Goldman Announces New Business Standards Committe

Goldman Sachs Group Inc., the Wall Street firm facing a fraud lawsuit from the U.S. Securities and Exchange Commission, named E. Gerald Corrigan and J. Michael Evans to oversee a new business standards committee.

Corrigan, 68, joined the firm in 1994 after a 25-year career at the Federal Reserve, culminating as president of the New York Fed. Evans, 52, arrived in 1993 after 10 years at Salomon Brothers, now part of Citigroup Inc., and is both a vice chairman of the company and chairman of Goldman Sachs Asia. The panel will make a final report public after a December board meeting, Goldman Sachs said today in a statement.

Lloyd Blankfein, Goldman Sachs’s chairman and chief executive officer, announced plans to create the committee at the firm’s annual shareholder meeting on May 7. He said the panel, formed after the SEC lawsuit and a U.S. Senate grilling of Goldman Sachs’s top executives over their treatment of clients, would make recommendations on how the firm could reinforce its focus on clients and ethics.

“This initiative is consistent with our obligation to ensure that our standards across our business activities are of the highest quality and represent the benchmark for the industry globally,” Blankfein, 55, said in today’s statement.

The committee will have 17 members, the firm said. They include Chief Administrative Officer Jeffrey Schroeder, who will serve as the panel’s chief operating officer, and David Greenwald, the firm’s international general counsel and deputy general counsel, who will provide legal advice.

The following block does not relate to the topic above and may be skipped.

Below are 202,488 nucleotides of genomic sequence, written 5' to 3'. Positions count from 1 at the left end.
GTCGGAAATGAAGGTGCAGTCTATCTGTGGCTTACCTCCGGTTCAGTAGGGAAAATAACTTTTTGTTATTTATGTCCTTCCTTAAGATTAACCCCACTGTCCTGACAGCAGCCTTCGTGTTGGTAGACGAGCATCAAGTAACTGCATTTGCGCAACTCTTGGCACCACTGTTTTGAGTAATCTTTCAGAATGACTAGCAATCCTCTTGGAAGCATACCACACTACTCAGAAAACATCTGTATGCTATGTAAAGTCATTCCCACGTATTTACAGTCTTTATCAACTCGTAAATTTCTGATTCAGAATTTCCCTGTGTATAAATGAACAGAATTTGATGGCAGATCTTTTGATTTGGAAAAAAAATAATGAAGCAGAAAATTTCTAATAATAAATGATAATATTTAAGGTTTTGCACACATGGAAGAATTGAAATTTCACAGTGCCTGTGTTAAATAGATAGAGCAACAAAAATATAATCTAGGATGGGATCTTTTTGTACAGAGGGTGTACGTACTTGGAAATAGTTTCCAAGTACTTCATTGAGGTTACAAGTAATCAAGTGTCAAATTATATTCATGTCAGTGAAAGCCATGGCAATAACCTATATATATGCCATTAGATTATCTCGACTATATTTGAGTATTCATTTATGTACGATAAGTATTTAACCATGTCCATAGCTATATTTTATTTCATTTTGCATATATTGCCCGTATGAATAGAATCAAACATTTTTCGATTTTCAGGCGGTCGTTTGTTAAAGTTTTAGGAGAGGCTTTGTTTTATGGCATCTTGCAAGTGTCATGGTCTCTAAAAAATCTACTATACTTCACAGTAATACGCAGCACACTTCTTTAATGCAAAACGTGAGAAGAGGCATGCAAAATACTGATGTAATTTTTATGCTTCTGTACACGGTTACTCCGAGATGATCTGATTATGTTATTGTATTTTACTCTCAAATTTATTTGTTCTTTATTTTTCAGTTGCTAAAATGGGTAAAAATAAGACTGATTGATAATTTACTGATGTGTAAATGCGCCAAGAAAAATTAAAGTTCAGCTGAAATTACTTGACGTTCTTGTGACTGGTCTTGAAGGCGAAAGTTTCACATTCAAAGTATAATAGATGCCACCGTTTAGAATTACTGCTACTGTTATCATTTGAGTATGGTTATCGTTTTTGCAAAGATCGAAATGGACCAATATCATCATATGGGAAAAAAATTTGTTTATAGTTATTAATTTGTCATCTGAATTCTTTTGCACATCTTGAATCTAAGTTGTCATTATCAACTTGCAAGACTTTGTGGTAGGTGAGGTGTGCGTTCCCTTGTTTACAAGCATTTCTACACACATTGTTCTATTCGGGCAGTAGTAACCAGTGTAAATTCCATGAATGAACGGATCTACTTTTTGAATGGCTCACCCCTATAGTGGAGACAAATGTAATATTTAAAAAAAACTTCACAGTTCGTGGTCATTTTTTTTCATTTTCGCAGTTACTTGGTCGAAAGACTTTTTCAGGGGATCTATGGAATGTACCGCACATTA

Cooper, Daffey, Gnodde

The other members are: Edith Cooper, global head of human capital management; Michael Daffey, global head of equities sales and securities distribution in Europe; Richard Gnodde, co- CEO of Goldman Sachs’s European business; David Heller, global co-head of the securities division; Kevin Kennedy, head of Goldman Sachs’s Latin American business; Arthur Levitt, the former SEC chairman who now serves as an adviser to Goldman Sachs; Gwen Libstag, head of business selection and conflicts clearance; Timothy O’Neill, co-head of the investment management division; Harvey Schwartz, global co-head of the securities division; Sarah Smith, controller and chief accounting officer; David Solomon and John S. Weinberg, co-heads of the investment banking division; and Matthew Westerman, global head of equity capital markets.

Ten of the 17 members of the committee, including Evans, already serve on the firm’s 30-person management committee.

To contact the reporter on this story: Christine Harper in New York at

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